Joshua Taylor became interested in horticulture from a young age after being inspired by family members who were avid gardeners. From there, a dream blossomed.

When Joshua Taylor was a little boy, he became interested in growing vegetables.

His mum, dad and nan were all green thumbs and Joshua followed in their footsteps. “That’s where the spark ignited,” says Joshua. “It wasn’t long before I started mastering some indoor plants. Soon, all of the rooms and balcony filled up with hundreds of different plants.”

In Year 10, Joshua did work experience at a wholesale nursery close to home, Southern Advanced Plants, and got a taste for working in horticulture.

“I was thrilled and knew that’s what I wanted to pursue,” he says. “It was a bit daunting because of the scale of what they’re working with, but it was really good experience.”

At 16, Joshua started his Certificate III in Production Nursery apprenticeship through Peninsula Growers and Chisholm.

He admits the transition of going from high school to the workplace so young was intimidating, but he applied himself and blossomed.

“School wasn’t really for me,” says Josh. “I didn’t have much of an interest in it. Horticulture is where my passion is and I haven’t looked back.”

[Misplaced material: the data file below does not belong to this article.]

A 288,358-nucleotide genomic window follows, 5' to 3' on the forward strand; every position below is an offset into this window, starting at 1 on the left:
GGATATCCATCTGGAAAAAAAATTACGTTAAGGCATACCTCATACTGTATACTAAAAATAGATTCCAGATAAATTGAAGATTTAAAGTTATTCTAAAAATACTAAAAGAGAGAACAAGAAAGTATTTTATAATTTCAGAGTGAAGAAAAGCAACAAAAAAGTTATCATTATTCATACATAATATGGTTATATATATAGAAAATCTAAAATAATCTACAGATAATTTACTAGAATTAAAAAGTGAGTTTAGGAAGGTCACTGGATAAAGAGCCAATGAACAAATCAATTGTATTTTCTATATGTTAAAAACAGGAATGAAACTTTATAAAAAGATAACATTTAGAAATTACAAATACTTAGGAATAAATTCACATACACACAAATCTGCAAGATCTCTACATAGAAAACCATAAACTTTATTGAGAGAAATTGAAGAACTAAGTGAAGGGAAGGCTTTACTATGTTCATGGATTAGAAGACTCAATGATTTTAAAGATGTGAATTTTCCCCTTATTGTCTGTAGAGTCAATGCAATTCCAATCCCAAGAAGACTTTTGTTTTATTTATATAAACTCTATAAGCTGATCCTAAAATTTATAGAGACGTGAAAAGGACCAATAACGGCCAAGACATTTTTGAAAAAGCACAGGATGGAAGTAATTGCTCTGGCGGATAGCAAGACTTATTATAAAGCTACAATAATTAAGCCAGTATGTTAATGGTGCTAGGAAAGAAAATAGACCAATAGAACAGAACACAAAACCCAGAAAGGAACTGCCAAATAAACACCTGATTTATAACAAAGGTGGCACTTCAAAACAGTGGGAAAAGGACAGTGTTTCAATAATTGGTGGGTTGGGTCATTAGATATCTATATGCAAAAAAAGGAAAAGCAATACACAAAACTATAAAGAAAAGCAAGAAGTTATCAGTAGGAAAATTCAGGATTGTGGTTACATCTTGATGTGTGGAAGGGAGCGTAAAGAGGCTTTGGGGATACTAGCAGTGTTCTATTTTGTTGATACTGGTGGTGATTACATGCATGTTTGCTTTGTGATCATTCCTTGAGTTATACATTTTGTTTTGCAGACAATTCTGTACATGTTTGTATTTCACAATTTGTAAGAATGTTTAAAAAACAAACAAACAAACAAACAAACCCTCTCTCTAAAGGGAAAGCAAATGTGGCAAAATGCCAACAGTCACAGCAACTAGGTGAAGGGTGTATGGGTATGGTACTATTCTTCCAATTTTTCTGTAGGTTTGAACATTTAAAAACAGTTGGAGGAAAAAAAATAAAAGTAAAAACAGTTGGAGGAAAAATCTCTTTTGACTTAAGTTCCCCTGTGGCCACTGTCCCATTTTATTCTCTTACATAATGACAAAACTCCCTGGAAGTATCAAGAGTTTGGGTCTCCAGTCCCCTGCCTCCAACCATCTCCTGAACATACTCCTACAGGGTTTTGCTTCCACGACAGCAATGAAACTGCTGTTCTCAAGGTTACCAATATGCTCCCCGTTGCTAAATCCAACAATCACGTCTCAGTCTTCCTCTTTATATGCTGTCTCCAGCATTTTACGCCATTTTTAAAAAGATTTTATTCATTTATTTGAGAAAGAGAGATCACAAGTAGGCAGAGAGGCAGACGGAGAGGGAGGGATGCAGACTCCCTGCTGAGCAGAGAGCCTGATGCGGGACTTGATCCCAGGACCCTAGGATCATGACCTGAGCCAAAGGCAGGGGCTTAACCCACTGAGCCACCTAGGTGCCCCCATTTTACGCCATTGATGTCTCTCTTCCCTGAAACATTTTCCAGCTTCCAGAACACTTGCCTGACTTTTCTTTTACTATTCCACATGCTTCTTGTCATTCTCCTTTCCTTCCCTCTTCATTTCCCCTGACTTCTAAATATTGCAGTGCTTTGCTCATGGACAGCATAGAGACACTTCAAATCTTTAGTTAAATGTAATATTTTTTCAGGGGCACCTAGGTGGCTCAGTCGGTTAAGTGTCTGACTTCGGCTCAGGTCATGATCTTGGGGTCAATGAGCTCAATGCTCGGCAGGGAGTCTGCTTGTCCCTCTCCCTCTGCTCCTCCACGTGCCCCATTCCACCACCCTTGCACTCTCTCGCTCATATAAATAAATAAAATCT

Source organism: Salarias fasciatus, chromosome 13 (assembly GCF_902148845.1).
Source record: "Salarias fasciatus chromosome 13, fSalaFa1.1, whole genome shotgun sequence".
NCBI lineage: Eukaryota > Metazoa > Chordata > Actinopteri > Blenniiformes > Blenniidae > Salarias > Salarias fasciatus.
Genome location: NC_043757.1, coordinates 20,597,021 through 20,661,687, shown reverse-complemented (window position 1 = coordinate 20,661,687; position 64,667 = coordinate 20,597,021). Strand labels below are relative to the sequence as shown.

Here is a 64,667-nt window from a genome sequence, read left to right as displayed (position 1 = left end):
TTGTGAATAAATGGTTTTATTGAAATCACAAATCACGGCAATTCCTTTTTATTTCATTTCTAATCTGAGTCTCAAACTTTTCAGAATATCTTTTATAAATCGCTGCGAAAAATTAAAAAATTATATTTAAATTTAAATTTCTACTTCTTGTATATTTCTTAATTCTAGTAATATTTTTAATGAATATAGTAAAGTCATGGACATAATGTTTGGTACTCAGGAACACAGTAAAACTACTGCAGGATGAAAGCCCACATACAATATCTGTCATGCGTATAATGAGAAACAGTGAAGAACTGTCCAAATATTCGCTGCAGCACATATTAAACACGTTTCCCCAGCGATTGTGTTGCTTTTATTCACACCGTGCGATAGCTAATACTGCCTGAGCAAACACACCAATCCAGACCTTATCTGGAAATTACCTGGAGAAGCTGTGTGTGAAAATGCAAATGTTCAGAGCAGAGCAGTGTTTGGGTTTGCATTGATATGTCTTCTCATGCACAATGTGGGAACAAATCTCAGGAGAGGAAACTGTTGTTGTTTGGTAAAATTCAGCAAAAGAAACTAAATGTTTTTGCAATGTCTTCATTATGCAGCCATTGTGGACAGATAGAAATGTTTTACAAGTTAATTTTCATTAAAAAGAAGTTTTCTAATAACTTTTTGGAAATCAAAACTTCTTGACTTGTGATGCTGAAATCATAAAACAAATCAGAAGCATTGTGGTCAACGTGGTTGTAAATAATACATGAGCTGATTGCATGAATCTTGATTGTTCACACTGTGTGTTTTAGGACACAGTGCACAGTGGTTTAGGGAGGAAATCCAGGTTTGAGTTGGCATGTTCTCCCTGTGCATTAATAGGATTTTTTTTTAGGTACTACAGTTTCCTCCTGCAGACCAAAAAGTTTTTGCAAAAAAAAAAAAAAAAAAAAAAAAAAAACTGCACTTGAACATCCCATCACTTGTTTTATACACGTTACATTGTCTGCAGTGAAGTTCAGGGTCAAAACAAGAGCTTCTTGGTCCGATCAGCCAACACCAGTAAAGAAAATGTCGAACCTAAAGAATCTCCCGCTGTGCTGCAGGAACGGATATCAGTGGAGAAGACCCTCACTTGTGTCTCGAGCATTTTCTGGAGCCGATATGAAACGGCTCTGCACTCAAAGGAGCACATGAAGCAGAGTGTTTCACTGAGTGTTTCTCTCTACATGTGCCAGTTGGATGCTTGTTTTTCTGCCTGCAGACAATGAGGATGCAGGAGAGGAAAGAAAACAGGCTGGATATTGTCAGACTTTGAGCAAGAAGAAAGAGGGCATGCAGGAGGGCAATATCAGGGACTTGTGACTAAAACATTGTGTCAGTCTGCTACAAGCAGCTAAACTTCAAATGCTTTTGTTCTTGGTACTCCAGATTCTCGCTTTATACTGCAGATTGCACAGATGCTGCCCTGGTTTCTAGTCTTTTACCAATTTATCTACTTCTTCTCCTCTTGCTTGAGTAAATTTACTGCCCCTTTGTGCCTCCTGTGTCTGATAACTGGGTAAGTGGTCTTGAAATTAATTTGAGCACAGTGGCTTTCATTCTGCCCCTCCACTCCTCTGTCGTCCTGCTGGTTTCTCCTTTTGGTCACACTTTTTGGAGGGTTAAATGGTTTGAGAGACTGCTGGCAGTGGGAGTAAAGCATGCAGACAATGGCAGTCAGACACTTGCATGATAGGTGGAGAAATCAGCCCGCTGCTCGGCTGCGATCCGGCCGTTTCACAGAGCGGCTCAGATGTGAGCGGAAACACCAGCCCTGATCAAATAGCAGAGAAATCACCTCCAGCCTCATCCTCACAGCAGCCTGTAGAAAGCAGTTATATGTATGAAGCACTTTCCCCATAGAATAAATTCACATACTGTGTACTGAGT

Working in a propagation nursery, Joshua and his team’s job is to ‘start the plants off’. The process is quite involved and takes a lot of skill and careful nurturing.

They have a mother stock garden, from which they take cuttings. The propagation teams are responsible for more than 120 different species and varieties of plants, each of which has to be cut in a very specific way.

“We have books and there’s a lot of trial and error,” says Joshua. “That’s one reason I love the field so much.”

After the cuttings have been done, they go into propagation houses, which are clean, sterile, controlled environments with mist and heating beds.

Eventually the plants grow roots – sometimes in as little as a week; other varieties can sit around for three to four months. In some instances, the plants don’t grow roots at all.

From there, the final piece of the puzzle is to pot the plants. Once they have grown a little more, they are sold to wholesale nurseries, who then replant them and sell them on to big stores like Bunnings.

One of the reasons Joshua is so good at his job is because he connected so well with his teacher at Chisholm and grew a thirst for knowledge.

“My teacher was a great bloke who really knew his stuff,” says Joshua. “That inspired me to go on and learn more. I wanted to be all-knowing, not that you can be all-knowing about plants, because you’re learning every day – and that’s another reason I love it.”

Among his achievements were winning Apprentice of the Year with Nursery and Garden Industry Victoria in 2021 and being nominated as Apprentice of the 2022 Year at the Chisholm Education Awards.

Outside of work, Joshua is just as passionate about plants. His home is teaming with them, in fact, it’s about to burst, says Josh with a laugh.

“I reckon I’ve re-landscaped every single garden, ripped them all out and replanted them how I want them to be planted,” says Joshua. “We’ve run out of garden beds, so I’m building more and I’ve started planting down on the nature strip, which I don’t think you’re really allowed to do. I need a big barn – that’s what I need.”

Joshua’s dream is to be head grower at Peninsula Growers and to one day have his own nursery.